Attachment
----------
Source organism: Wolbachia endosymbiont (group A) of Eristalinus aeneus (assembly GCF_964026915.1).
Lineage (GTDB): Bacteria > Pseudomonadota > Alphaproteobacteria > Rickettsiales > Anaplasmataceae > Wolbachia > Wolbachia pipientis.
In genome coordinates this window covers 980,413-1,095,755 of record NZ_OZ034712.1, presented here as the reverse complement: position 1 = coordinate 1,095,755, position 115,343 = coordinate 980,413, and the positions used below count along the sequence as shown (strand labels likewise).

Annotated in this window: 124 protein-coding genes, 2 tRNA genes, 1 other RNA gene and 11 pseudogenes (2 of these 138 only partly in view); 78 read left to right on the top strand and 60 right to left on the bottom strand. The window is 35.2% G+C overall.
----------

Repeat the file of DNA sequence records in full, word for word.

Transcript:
Source organism: Wolbachia endosymbiont (group A) of Eristalinus aeneus (assembly GCF_964026915.1).
Lineage (GTDB): Bacteria > Pseudomonadota > Alphaproteobacteria > Rickettsiales > Anaplasmataceae > Wolbachia > Wolbachia pipientis.
In genome coordinates this window covers 980,413-1,095,755 of record NZ_OZ034712.1, presented here as the reverse complement: position 1 = coordinate 1,095,755, position 115,343 = coordinate 980,413, and the positions used below count along the sequence as shown (strand labels likewise).

Annotated in this window: 124 protein-coding genes, 2 tRNA genes, 1 other RNA gene and 11 pseudogenes (2 of these 138 only partly in view); 78 read left to right on the top strand and 60 right to left on the bottom strand. The window is 35.2% G+C overall.